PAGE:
News in Brief |

News in Brief

Civil ending to Aspen art caperASPEN The confusing case of the disappearing paintings has been resolved by civil behavior among the principal participants, according to the police officer in charge of the case.Two of the four paintings taken from the walls of the U.S. Bank in Aspen on Jan. 30, after hanging for a month as part of a locals art show, will be returned to the artist, Hilary Glass.They ended up in a new retail store at the bottom of Mill Street,, a couple of days after they disappeared. The shops proprietor, Andrew Scott, insisted he was not going to sell them once he learned they had been removed improperly from the banks walls and that he would return them if asked.The other two paintings apparently are gone for good.All four paintings ended up on a sidewalk outside the Aspen Thrift Shop, a secondhand store, as giveaways, because the shop had no space to display or store them. That is where Scott got the two he had in his store, and the other two were never located.The artist who took the paintings off the wall of the bank, Robert Kerns, had his own paintings at the bank at the same time that Glass paintings were on the walls. He convinced officer Rick Magnuson that he did not mean to steal Glass work.I dont think he had an intent to commit a crime, Magnuson said Monday.He said Kerns agreed to pay Glass for the pieces of art, although Magnuson did not know the amount that will be paid. Glass at one point said the value of all four paintings came to a total of $11,000.Theyre going to handle it civilly, said Magnuson, explaining that he did not mean it would end up as a civil court case but that the two had decided to deal with it through civil behavior.Explaining further, Magnuson said, Shes not vengeful about it at all, and hes remorseful.No charges were filed in the case, and no one was arrested.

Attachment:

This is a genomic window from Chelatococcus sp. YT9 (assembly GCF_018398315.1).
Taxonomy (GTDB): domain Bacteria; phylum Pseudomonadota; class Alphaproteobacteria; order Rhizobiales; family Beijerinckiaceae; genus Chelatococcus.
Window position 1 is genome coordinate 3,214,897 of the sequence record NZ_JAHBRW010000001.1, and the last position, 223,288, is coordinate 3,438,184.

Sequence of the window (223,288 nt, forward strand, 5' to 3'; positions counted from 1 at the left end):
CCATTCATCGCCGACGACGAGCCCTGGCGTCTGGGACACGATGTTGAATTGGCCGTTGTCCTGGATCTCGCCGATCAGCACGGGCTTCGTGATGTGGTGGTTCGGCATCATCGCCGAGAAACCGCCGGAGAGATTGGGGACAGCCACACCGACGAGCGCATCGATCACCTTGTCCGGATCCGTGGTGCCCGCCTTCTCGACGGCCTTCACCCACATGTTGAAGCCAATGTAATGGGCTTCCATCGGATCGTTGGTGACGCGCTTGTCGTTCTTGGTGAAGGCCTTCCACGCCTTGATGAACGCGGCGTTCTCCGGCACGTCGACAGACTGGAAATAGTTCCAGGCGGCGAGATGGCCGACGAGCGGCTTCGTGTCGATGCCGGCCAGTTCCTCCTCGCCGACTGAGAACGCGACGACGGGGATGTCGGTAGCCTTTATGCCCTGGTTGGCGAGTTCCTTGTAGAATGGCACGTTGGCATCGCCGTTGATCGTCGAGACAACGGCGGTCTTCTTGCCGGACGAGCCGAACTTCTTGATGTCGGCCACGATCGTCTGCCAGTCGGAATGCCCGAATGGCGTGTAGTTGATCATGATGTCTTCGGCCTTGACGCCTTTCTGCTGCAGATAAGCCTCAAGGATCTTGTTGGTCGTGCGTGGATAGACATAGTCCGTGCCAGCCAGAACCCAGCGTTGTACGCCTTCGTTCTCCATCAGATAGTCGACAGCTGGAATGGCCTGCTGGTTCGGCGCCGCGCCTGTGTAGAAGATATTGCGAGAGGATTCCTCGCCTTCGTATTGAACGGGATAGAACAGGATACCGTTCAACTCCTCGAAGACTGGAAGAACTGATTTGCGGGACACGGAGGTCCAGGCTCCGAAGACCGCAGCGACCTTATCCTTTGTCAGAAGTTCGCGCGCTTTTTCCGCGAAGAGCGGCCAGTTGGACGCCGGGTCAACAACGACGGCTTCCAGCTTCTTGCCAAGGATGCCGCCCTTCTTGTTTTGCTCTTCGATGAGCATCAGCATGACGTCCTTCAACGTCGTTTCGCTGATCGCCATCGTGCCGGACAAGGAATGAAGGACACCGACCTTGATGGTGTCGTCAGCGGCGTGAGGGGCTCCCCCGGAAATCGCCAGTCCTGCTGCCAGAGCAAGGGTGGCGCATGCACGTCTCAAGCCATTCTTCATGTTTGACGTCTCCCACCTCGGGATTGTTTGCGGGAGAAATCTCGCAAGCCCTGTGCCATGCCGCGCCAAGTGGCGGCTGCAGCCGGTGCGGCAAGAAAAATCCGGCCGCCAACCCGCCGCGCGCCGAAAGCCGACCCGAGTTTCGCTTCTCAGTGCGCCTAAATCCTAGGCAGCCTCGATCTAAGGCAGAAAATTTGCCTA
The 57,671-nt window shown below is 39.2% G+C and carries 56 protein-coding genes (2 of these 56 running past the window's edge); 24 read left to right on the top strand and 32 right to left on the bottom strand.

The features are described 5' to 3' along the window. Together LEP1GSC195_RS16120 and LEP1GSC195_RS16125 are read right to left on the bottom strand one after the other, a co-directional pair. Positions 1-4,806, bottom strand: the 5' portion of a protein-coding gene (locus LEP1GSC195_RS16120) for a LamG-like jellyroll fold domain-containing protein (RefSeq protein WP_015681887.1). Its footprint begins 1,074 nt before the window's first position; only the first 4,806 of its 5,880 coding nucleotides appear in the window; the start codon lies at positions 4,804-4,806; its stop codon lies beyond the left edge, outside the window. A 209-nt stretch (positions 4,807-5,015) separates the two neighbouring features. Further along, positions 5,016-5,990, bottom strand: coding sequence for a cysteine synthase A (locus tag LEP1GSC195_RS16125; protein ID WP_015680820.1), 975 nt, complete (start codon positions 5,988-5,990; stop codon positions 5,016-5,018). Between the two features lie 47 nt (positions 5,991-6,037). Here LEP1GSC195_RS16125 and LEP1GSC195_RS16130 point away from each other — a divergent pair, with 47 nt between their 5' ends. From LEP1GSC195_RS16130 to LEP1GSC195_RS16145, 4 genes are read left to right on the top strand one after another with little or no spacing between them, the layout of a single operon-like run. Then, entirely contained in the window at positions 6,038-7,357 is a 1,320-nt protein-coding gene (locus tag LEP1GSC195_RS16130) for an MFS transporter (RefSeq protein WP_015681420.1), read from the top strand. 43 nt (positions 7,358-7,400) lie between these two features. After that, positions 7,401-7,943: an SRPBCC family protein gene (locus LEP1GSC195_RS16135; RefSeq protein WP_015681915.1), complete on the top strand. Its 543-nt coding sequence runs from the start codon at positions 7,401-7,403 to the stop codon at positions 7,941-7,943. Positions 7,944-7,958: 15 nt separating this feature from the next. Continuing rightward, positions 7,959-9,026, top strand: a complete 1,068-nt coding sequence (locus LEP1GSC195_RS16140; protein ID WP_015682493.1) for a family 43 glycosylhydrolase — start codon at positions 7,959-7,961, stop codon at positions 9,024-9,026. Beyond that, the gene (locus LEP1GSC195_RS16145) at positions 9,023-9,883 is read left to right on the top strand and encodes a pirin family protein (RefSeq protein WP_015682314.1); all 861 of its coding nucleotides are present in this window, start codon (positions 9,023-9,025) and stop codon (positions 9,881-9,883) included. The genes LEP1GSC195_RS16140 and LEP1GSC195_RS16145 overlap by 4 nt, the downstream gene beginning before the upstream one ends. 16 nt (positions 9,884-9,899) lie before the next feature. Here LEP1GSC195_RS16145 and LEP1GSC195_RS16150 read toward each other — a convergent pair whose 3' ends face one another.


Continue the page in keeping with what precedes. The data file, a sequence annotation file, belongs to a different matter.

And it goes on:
The latest on arthritis at Aspen lectureASPEN Two experts on arthritis will be lecturing on the topic at the Given Institute in Aspen on Feb. 13.The lecture is free and open to the public.Dr. Aryeh Fischer, of the National Jewish Hospital and University of Colorado Denver, will discuss the newest medical treatments available to diagnose and treat Rheumatoid arthritis (RA), which is a systemic auto-inflammatory disease with debilitating and life-altering consequences. The treatment options for RA reportedly have been revolutionized over the course of the past decade, with the advent of novel target-specific biologic therapies, according to a statement from the Institute.During this presentation, an update on the medical management of RA will be provided with an emphasis on the newer biological agents. Dr. Tom Pevny, from Orthopeadic Associates of Aspen, will discuss the surgical alternatives to treating arthritis with a focus on arthritis of the knee.Doors open at 5 p.m., and the lecture will begin at 5:30 p.m.

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